Do Thunderstorms Affect Chicken Eggs?

If previous generations of your family raised chickens, they might warn you about the dangers of an incoming storm whenever dark clouds appear on the horizon. 

However, you don’t need to worry about the eggs in your chicken coop just because of a storm. 

While weather considerations of light, humidity, and temperature affect eggs, a storm will not kill your baby chicks before they hatch. Thunder and lightning may scare your hen away from her nest, but they will not affect the hatching rate of the eggs otherwise. 

Keep reading to learn what weather conditions affect eggs’ ability to hatch and hens’ ability to lay eggs.

do thunderstorms affect chicken eggs

What Effect Do Thunderstorms Have on Chicken Eggs? 

Even though there are old wives’ tales from experienced chicken keepers about bad thunder and lightning storms, these myths are unfounded. 

It’s one of those mistaken beliefs like how hens need a rooster to lay eggs.

Beginner chicken keepers should always verify any claims before making decisions based on hearsay.

Storms don’t cause embryo fatality in poultry eggs. 

They also don’t directly cause any delayed hatch rates.

Loud thunder or electricity in the air does not kill baby chickens in their eggs. 

However, storms with lightning and thunder can scare the hens away from their nests.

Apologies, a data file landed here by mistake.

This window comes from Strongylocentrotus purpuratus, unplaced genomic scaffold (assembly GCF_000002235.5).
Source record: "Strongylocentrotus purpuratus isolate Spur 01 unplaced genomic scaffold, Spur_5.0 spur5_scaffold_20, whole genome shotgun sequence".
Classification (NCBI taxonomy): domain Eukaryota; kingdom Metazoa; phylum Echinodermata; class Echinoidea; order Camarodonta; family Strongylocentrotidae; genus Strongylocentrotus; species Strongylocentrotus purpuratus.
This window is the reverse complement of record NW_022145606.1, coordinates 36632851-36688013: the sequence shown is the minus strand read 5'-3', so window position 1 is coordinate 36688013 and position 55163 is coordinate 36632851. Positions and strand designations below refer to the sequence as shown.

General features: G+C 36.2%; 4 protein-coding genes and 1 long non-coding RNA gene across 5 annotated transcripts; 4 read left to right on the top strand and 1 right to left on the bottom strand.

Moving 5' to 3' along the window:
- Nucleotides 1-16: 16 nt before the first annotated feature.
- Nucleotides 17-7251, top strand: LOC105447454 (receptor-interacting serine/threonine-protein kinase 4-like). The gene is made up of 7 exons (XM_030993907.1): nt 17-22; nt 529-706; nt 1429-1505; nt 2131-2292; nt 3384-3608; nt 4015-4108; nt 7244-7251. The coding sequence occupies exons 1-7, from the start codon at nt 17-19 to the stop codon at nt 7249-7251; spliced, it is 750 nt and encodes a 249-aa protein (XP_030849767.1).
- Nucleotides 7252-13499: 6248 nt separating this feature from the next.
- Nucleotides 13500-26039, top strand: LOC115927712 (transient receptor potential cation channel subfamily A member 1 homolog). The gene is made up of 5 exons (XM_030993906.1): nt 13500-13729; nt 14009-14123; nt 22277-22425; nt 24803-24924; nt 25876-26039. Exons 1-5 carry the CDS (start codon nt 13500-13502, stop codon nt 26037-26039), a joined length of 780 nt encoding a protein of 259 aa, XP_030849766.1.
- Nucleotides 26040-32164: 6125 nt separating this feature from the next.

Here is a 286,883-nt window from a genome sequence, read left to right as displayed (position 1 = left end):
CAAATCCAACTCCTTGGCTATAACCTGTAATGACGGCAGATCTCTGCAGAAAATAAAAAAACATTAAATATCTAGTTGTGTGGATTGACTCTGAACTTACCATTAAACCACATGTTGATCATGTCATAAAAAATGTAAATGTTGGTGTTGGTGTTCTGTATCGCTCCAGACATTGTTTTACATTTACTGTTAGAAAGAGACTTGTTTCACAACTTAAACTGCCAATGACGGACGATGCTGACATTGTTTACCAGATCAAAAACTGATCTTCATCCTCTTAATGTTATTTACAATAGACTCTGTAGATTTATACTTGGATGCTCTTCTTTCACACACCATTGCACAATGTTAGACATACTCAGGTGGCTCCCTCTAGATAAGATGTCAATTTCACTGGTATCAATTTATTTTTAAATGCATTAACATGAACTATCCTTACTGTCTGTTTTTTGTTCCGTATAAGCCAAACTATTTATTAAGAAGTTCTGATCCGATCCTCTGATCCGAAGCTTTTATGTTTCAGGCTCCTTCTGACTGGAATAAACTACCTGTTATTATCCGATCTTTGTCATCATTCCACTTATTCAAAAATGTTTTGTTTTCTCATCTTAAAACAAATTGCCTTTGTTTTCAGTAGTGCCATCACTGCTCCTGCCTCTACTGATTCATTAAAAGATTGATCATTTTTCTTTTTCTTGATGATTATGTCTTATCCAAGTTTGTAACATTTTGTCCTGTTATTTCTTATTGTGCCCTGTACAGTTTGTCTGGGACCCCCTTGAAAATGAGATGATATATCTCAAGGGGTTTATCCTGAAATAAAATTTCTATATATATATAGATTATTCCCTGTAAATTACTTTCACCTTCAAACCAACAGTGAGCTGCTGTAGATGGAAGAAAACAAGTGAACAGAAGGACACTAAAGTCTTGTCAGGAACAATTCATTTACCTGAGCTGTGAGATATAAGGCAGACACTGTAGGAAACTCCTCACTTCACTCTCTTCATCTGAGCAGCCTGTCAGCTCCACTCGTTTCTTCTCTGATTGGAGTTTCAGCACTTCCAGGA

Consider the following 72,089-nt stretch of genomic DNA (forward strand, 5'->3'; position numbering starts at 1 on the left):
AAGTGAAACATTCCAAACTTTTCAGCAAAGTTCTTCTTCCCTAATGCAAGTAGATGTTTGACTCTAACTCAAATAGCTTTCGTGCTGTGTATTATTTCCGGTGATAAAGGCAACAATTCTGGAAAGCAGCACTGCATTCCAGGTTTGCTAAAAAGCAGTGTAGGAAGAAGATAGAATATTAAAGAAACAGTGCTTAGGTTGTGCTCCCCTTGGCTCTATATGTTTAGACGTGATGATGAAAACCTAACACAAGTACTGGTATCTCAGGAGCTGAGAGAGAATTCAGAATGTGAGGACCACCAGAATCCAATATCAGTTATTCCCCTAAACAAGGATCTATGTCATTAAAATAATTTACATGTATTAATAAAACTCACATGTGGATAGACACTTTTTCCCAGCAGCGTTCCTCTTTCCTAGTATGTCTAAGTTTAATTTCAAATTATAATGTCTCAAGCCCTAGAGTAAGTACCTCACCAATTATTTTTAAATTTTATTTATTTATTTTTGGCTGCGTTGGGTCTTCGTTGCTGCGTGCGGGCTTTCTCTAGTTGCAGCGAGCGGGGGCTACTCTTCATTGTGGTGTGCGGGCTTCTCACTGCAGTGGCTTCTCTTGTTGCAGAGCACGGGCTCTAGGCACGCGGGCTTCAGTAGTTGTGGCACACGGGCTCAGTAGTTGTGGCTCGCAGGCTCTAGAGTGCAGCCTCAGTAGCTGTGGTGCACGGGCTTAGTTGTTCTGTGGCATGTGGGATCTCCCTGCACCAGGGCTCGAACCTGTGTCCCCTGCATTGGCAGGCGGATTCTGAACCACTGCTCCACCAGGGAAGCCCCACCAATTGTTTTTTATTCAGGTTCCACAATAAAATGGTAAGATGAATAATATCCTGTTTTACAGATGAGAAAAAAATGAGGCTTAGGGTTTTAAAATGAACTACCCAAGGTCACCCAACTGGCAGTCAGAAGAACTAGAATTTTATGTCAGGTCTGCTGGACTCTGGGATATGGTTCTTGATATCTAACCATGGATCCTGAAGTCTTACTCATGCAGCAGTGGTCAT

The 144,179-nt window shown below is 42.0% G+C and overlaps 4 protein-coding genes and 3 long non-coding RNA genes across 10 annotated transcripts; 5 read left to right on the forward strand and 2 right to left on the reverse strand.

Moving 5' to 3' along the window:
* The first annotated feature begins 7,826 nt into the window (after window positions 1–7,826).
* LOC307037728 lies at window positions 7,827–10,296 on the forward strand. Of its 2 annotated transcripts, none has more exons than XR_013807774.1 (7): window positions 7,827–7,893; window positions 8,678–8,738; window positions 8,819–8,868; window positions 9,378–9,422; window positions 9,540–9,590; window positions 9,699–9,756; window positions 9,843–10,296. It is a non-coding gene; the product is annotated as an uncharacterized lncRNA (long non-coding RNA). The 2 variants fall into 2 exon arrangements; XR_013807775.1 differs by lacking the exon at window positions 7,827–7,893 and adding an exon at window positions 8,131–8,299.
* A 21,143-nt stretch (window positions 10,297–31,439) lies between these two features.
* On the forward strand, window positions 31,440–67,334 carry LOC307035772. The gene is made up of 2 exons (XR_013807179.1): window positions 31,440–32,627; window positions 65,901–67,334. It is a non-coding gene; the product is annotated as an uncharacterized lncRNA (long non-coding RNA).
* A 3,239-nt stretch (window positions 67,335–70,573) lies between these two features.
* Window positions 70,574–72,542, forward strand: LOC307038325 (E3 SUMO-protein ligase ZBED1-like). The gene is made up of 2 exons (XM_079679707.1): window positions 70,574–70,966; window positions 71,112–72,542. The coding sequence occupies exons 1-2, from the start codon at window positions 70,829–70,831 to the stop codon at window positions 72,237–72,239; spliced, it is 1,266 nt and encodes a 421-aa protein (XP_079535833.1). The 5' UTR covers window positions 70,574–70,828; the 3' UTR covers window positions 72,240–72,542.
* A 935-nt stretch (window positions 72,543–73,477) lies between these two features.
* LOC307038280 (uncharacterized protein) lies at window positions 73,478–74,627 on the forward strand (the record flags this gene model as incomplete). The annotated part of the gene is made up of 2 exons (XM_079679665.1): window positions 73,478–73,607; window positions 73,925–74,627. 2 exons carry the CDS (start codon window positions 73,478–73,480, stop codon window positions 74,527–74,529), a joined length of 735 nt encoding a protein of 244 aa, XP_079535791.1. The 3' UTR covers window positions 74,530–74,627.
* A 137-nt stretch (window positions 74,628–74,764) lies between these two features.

If this happens, the eggs can lose a day or two of incubation time. 

The eggs will still end up hatching as long as the hens return and the eggs stay at a warm enough temperature during this time.

Does Weather Affect Eggs? 

The weather has the potential to affect an egg’s hatching process. 

The table below offers a quick snapshot of what weather patterns affect eggs. 

There is nuance to this, so keep reading to learn more. 

WeatherAffects Egg Laying?Affects Egg Hatching?

Extreme Temperatures

Temperatures exceeding 97° degrees Fahrenheit (or 37° C) can expedite eggs’ incubation time, causing them to hatch early. 

This results in poor embryo development. 

Chicks without enough time to fully develop have weaker immune systems and less energy. 

Extended cold weather will also affect hatching eggs and their incubation time. 

Extreme cold, such as temperatures below freezing, will add extra time to how long an egg takes to hatch. 

Freezing temperatures also possibly affect an egg’s internal structure, further delaying hatch time. 


Rain or snow itself will not affect egg production or the hatching period, but other factors go hand in hand with precipitation and will. 

Rainy and snowy weather also means cloud cover, reduced light, and cooler temperatures. 

Because of this, rainy days with the little sun during a cooler time of the year will likely lead to a decrease in laying eggs among your hens. 

There won’t be a huge difference in the number of eggs produced, though. 

You might only see a couple of fewer eggs laid across your whole flock. 

When this happens, production levels could take a few days to return to normal, especially if the rainy weather persists. 

Days with light rain and little cloud cover will not affect egg production.

Likewise, the snow itself is not the culprit for a change in egg-laying or incubation time, nor will it necessarily lead to dead chicks. 

However, the cold required for snow falling and sticking to the ground will affect both hens and bad hatch rates. 


Like temperature but unlike precipitation, humidity affects eggs.